Calling All Shakers for the Teaspooning Assist

by Shaker Christina

Some background: All year, The Girl has been coming home with stories of her ultra-wingnut, Mormon English teacher arguing her political views to the class.* Today, I finally had enough and despite The Girl's wishes for me to leave it alone, I wrote the teacher an e-mail.** E-mail ahead:
Mrs. Inappropriate English Teacher Person,

I am The Girl's mother. I have heard about the "discussion" that you had in class this morning and the, quite frankly, racist overtones of the power point and the lack of any counterpoint from those who are supposed to be educated in these issues in order to provide said counterpoint. I have heard of other such discussions in the past and have honored my daughter's wish to leave it alone. However, there is a limit and I've reached mine.

I understand that the discussion centered on Islam and "how they rape their women, they stone them and veil them, and otherwise oppress their women. Their culture is worthless. We should change them."

Let me take this point by point.
[ed. Here I inserted an exhaustive xkcd-style rebuttal with links, numbered and bulleted, about all that was wrong with the above statements. I have spared you. You’re welcome.]
I'm very disturbed by the political discussions in an English class, not to mention how one-sided they are. My 17 year old daughter seems to be the only voice of dissent in the discussion according to reports and, being 17, doesn't have the knowledge or the skills to argue the truth effectively. I'm disturbed that these kids will be going out in society soon, and God help the Afghans, might join the military and be given a gun after being taught that Muslims are less than. These little discussions have real world consequences.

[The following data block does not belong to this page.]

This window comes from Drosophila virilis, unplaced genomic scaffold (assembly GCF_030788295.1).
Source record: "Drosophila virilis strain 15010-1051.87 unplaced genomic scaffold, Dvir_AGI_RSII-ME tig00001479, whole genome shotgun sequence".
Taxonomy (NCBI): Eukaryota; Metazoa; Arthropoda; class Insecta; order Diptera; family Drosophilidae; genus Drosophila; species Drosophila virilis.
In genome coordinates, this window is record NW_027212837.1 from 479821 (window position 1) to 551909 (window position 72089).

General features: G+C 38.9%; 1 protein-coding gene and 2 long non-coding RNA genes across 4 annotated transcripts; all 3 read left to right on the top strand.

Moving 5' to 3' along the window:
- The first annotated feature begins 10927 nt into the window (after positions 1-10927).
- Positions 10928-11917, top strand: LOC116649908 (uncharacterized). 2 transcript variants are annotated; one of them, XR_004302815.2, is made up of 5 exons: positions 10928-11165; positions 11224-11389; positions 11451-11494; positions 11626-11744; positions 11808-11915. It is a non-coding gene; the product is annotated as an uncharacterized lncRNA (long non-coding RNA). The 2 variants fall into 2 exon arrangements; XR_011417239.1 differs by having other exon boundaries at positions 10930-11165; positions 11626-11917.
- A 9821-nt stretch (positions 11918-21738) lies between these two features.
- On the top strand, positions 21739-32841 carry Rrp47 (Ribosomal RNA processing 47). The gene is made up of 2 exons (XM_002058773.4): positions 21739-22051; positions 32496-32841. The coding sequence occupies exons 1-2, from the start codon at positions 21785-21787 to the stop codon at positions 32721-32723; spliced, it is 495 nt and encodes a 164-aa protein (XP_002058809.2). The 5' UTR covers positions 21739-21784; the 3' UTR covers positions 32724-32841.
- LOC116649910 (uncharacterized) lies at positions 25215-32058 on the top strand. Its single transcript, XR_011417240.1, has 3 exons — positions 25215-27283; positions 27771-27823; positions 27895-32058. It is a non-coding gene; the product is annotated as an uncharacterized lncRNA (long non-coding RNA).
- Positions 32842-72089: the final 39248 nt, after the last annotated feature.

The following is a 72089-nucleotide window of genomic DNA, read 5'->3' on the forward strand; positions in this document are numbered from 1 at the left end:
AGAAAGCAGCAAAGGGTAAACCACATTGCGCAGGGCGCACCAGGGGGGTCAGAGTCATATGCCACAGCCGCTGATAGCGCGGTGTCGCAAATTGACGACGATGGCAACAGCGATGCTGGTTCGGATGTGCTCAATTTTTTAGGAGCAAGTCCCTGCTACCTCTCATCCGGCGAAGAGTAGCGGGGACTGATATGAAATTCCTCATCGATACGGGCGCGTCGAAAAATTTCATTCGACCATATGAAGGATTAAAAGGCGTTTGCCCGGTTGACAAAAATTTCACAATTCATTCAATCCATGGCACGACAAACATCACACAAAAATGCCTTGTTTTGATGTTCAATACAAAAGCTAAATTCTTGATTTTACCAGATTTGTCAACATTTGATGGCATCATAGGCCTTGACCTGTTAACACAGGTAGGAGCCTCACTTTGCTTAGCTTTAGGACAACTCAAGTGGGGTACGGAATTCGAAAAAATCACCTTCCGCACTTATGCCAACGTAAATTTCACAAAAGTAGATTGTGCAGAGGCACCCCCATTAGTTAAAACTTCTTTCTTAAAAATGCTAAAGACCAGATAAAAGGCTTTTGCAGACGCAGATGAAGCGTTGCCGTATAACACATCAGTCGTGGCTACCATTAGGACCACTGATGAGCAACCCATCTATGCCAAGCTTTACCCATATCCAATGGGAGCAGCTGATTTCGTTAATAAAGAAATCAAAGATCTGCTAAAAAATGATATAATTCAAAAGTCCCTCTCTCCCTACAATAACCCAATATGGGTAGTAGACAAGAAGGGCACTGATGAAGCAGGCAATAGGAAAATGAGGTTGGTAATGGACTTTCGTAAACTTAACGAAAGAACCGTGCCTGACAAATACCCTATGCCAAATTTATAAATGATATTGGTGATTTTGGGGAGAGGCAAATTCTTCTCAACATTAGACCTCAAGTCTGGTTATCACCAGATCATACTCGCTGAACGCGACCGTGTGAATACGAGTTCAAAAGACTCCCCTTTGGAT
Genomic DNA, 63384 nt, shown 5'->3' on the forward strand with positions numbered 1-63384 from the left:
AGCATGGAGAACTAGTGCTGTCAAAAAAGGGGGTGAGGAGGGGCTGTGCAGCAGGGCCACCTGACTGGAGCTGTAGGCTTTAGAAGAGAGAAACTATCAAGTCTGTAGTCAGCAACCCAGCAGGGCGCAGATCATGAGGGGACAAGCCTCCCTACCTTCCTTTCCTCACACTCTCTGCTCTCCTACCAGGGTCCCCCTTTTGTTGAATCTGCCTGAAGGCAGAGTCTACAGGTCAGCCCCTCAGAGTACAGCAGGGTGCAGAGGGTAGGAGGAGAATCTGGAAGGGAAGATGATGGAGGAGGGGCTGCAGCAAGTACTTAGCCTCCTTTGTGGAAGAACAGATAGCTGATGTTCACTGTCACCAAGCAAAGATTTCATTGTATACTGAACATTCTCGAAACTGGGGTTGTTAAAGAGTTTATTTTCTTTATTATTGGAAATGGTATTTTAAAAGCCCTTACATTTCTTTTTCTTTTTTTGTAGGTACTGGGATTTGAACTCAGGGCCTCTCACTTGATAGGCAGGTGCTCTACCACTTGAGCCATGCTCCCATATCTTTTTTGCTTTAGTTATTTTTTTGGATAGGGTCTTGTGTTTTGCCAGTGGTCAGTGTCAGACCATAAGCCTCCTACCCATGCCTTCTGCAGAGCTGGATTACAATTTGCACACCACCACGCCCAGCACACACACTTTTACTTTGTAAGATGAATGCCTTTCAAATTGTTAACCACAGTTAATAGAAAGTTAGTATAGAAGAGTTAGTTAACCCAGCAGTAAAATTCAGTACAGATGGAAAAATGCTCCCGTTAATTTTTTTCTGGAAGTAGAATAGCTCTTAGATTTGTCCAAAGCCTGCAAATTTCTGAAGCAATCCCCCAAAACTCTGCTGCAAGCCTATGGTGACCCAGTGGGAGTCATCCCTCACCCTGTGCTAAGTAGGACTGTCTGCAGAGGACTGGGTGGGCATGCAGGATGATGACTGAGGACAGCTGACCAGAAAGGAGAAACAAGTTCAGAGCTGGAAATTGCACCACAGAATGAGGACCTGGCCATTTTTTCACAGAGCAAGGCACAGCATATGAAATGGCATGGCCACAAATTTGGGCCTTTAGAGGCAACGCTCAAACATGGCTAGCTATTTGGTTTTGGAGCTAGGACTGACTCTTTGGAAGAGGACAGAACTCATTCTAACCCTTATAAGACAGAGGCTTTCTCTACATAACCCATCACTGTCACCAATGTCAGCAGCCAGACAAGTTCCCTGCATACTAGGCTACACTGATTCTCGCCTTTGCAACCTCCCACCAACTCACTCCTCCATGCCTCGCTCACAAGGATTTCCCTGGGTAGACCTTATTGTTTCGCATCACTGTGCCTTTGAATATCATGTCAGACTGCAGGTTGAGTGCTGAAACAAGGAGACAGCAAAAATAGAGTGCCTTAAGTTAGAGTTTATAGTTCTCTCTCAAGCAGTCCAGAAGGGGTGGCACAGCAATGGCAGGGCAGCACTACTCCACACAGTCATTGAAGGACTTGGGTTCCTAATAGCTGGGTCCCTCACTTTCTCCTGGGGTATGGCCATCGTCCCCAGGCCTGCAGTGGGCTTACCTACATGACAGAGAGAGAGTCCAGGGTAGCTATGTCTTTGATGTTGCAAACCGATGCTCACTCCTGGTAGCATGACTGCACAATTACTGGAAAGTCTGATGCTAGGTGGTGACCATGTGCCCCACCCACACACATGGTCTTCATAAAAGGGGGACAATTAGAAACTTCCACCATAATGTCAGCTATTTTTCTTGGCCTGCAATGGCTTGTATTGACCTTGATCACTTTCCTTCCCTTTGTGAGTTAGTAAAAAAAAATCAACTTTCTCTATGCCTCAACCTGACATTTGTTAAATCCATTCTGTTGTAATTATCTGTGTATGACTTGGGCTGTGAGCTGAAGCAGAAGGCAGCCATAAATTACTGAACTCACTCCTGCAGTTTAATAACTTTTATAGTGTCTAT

I understand that abortion is next on the agenda. Please allow me to direct your attention to the history of septic wards in every hospital, the history of forced birth for white woman and forced sterilization and abortion for black women, the difference in maternal mortality rates between countries with liberal abortion laws and those that ban abortion, not to mention simply the idea that a fully-formed human being loses the right to control her own body and organs in favor of a clump of tissue completely dependent upon her organs and her nutrition. Oh, I could go on, but I'll spare you. I'm sure you are already aware of these points and will counter-argue the prevailing beliefs shown by the students in order to foster critical thought.

Thank you for your time and attention,
Christina [Smith-Farmer]
She answered back with a fairly reasonable response. The Girl tells me that it's pretty much BS and the things she says she said in class are, perhaps, a bit short of true and perhaps leaning more to "truthiness".

Still, the teacher asked for books that are "similarly well-written, that offer additional information and well-researched points of view, [she] would appreciate [my] input. [She] revise[s] the list every year and [is] looking for information that is accurate and will give the students real issues to discuss and write about." I would like to give her what she asked for. That is why I need you, Shakers. The following two books are the ones that are problematic: